Not without a rider it doesn't, even for liability which is the only coverage you can get. If you were involved in any type of accident and were unable to prove you had liability coverage, chances are your car would have been towed and impounded  and your 4 day trip would have been for more days. If "driving carefully" is good enough in McAllen, why do you bother with car insurance at all?

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11 hours ago, AngusMactavish said:

One year. Buy insurance. Don't sweat it.

Good advice, you don't have to sweat getting in trouble for no liability coverage. However...you might get cold sweats at night worrying about your new car which itself would not be covered. Just make sure if you have an accident it's not your fault, and that the at fault driver does have liability coverage or you will be paying for any and all repairs to your car out of your pocket.  Drive defensively.

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Crossing the border is easy. Thousands of Mexican plated vehicles enter daily. In years I have only been asked once it it was my car. (it wasn't and I said so.. they didn't ask for any proof I had permission) Remember Immigration and customs are federal agencies. They can not enforce state laws. It is possible they could call a state trooper, but they really don't care so why bother...

You can use the vehicle in the USA for one year. Some Mexican insurance policies have US liability coverage. (Check your policy) If not you will need to buy liability coverage to be legal. 

You can not register the car in the USA unless it has the sticker of total US emission and safety requirements and you would need to post a bond because you don't have a title.  Unless you plan to return to live in the USA it would be a great waste of time & money.

I was stopped Texas last year for speeding. Officer saw my Jalisco drivers  license and didn't ask for anything else. Said "please drive slower...  have a nice day"

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On 7/20/2019 at 6:18 PM, johanson said:

I was told that each state has it's own rules. And sadly I can not help you with your question.

I don't *think* that your 'each state' comment is accurate. I believe it to be 'one year' throughout the US.

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Each State has its own rules regarding insurance - specifically the minimum required liability insurance. If you have a rider on your Mexican insurance policy for U.S. liability coverage you should be fine.

Each State "might" have specific rules on how long you can use your Mexican car but probably not a limit that will affect you. If you are going to be in the U.S. for many months it might be worth checking to be sure. For a shorter trip I wouldn't worry about it.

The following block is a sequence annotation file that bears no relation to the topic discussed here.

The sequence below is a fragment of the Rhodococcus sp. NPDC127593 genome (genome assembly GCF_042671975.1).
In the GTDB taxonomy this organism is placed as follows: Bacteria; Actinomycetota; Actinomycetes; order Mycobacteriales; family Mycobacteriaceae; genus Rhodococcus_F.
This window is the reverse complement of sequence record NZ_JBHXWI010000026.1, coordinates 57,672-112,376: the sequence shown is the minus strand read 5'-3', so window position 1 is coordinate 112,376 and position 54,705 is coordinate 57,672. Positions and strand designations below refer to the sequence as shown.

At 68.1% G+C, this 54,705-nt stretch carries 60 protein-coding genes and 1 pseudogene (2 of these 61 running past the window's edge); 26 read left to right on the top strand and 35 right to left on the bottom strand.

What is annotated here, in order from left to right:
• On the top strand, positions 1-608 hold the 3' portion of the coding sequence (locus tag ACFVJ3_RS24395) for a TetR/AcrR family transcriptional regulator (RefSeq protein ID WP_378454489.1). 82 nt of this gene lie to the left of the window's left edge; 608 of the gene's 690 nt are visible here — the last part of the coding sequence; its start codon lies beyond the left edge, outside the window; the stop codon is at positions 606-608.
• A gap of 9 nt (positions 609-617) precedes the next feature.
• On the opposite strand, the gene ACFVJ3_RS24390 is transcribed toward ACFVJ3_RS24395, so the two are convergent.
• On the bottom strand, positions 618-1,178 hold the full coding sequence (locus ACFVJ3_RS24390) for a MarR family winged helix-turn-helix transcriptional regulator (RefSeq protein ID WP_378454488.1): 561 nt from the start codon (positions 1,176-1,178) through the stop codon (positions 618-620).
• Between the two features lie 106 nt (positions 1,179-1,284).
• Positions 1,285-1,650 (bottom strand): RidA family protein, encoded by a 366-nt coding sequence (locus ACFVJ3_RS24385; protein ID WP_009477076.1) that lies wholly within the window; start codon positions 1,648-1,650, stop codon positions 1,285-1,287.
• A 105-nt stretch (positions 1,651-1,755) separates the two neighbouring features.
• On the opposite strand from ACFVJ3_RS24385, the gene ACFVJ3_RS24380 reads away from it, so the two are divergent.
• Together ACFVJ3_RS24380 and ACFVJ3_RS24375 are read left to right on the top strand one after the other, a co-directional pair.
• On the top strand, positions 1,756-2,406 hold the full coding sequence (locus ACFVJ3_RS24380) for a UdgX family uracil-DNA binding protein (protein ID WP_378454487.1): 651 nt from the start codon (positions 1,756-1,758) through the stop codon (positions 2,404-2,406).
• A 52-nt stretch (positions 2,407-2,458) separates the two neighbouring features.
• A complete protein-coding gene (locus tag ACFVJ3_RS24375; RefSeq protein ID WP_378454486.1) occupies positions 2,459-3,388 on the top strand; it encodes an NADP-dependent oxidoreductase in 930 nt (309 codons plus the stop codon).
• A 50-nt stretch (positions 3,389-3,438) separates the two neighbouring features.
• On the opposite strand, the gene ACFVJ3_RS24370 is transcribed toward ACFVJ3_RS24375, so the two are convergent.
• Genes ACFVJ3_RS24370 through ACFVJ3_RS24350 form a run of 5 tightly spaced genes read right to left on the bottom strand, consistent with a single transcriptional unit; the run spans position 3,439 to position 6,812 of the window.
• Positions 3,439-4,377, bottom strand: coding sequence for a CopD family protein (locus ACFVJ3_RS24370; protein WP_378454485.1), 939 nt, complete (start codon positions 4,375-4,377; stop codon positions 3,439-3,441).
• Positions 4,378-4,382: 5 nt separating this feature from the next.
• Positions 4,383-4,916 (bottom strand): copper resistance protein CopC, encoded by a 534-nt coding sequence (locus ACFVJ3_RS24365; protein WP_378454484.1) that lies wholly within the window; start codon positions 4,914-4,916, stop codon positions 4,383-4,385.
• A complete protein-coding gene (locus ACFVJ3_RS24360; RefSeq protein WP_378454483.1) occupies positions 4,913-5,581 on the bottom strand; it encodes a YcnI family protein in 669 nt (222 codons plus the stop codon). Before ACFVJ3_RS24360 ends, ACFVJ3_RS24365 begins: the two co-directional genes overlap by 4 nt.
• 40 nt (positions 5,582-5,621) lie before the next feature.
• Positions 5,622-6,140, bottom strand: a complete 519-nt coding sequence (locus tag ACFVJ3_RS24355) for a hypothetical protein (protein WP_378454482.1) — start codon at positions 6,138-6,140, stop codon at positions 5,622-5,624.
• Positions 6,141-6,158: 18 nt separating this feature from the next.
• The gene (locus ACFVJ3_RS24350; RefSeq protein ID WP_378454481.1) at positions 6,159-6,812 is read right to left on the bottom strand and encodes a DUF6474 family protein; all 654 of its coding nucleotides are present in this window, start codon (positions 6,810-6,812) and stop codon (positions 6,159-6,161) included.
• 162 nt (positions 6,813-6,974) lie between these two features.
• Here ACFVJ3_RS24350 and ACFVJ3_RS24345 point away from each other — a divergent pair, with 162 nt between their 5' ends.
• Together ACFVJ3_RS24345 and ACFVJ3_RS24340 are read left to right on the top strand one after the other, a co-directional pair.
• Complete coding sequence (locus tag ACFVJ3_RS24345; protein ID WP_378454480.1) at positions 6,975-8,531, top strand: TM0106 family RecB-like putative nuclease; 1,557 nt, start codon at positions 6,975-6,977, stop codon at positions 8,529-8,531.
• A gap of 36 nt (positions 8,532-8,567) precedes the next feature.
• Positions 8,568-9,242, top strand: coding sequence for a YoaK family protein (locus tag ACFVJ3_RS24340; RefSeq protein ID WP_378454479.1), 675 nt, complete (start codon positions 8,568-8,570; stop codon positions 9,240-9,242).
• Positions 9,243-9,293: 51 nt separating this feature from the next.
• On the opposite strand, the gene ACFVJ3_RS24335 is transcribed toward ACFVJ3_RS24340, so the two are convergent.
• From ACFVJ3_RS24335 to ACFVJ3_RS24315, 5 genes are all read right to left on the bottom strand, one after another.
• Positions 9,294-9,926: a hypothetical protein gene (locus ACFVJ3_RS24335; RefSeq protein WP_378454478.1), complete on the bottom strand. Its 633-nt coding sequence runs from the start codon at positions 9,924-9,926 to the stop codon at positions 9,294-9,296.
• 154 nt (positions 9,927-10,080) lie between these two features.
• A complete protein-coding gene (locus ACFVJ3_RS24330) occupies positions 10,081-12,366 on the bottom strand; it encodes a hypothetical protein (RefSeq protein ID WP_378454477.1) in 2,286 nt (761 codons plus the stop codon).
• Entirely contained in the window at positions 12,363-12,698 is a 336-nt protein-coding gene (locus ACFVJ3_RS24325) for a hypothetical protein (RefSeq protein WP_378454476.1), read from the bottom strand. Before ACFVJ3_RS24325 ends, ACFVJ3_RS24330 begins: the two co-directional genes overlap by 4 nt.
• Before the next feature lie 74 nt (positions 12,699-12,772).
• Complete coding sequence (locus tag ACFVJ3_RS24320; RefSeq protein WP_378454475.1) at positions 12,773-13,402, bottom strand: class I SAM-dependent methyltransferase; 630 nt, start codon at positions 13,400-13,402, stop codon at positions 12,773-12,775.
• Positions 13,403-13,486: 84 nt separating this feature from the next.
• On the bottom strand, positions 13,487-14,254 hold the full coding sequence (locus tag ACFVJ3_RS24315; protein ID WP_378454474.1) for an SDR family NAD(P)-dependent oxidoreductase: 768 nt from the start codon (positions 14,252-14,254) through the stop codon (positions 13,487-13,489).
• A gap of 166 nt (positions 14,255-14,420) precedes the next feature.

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As a tourist/visitor to the USA with your Mexican plated vehicle, you may drive it for 1 year. However, if you are also a resident in the USA, the state may hassle you.  I would not make the Mexican car obvious, in the same place for too long.  It will attract attention.  We once had a visit from a drug enforcement officer while we were visiting a relative for a few days. No problem, but we were noticed.

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On 7/20/2019 at 7:18 PM, johanson said:

I was told that each state has it's own rules. And sadly I can not help you with your question.

Isn't border crossing a federal jurisdiction?

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Yes a border crossing is a federal matter. But states have rules as well. When I was living in Seattle, WA and drove a Texas plated car to that state, I was told that in Washington State I could only have non WA plated car in WA for one month before I had to get a WA license plate (I had a Seattle WA address and was coming to Mexico for several months at a time)

I assume that other states have slightly different laws about maintaining  a vehicle that does not have that states' license plate on it.

I guess the best answer would be to ask an attorney.

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That 30 day requirement is common in many states, but if you are not a resident of that state, you have nothing to worry about.  The federal 1 year rule will apply.

If you have a Mexican residence visa, a Mexican driver's license, and a Mexican car, why would you show anything more than that?